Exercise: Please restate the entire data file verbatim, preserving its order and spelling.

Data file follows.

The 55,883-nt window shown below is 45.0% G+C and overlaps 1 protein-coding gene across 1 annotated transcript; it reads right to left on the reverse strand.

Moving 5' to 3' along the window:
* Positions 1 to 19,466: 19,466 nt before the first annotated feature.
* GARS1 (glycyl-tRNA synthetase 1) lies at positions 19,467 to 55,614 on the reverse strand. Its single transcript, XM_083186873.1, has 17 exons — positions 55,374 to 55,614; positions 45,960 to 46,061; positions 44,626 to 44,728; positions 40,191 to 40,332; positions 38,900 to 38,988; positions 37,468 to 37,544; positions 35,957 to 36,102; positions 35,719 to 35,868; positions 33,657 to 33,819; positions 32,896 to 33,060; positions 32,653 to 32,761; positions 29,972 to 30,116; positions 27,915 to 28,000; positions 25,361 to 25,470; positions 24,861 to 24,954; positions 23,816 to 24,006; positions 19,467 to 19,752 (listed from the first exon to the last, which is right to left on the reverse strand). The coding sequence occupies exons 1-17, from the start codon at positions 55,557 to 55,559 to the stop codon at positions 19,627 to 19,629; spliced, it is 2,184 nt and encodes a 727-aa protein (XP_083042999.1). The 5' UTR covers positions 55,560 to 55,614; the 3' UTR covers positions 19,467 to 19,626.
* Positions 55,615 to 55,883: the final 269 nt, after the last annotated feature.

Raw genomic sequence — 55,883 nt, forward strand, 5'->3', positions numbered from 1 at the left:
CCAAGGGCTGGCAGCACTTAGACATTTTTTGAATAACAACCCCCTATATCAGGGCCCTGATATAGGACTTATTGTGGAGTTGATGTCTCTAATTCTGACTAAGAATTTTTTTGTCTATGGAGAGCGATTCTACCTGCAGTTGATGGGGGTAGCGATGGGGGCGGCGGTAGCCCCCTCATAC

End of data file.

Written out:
The 55,883-nt window shown below is 45.0% G+C and overlaps 1 protein-coding gene across 1 annotated transcript; it reads right to left on the reverse strand.

Moving 5' to 3' along the window:
* Positions 1 to 19,466: 19,466 nt before the first annotated feature.
* GARS1 (glycyl-tRNA synthetase 1) lies at positions 19,467 to 55,614 on the reverse strand. Its single transcript, XM_083186873.1, has 17 exons — positions 55,374 to 55,614; positions 45,960 to 46,061; positions 44,626 to 44,728; positions 40,191 to 40,332; positions 38,900 to 38,988; positions 37,468 to 37,544; positions 35,957 to 36,102; positions 35,719 to 35,868; positions 33,657 to 33,819; positions 32,896 to 33,060; positions 32,653 to 32,761; positions 29,972 to 30,116; positions 27,915 to 28,000; positions 25,361 to 25,470; positions 24,861 to 24,954; positions 23,816 to 24,006; positions 19,467 to 19,752 (listed from the first exon to the last, which is right to left on the reverse strand). The coding sequence occupies exons 1-17, from the start codon at positions 55,557 to 55,559 to the stop codon at positions 19,627 to 19,629; spliced, it is 2,184 nt and encodes a 727-aa protein (XP_083042999.1). The 5' UTR covers positions 55,560 to 55,614; the 3' UTR covers positions 19,467 to 19,626.
* Positions 55,615 to 55,883: the final 269 nt, after the last annotated feature.

Raw genomic sequence — 55,883 nt, forward strand, 5'->3', positions numbered from 1 at the left:
CCAAGGGCTGGCAGCACTTAGACATTTTTTGAATAACAACCCCCTATATCAGGGCCCTGATATAGGACTTATTGTGGAGTTGATGTCTCTAATTCTGACTAAGAATTTTTTTGTCTATGGAGAGCGATTCTACCTGCAGTTGATGGGGGTAGCGATGGGGGCGGCGGTAGCCCCCTCATAC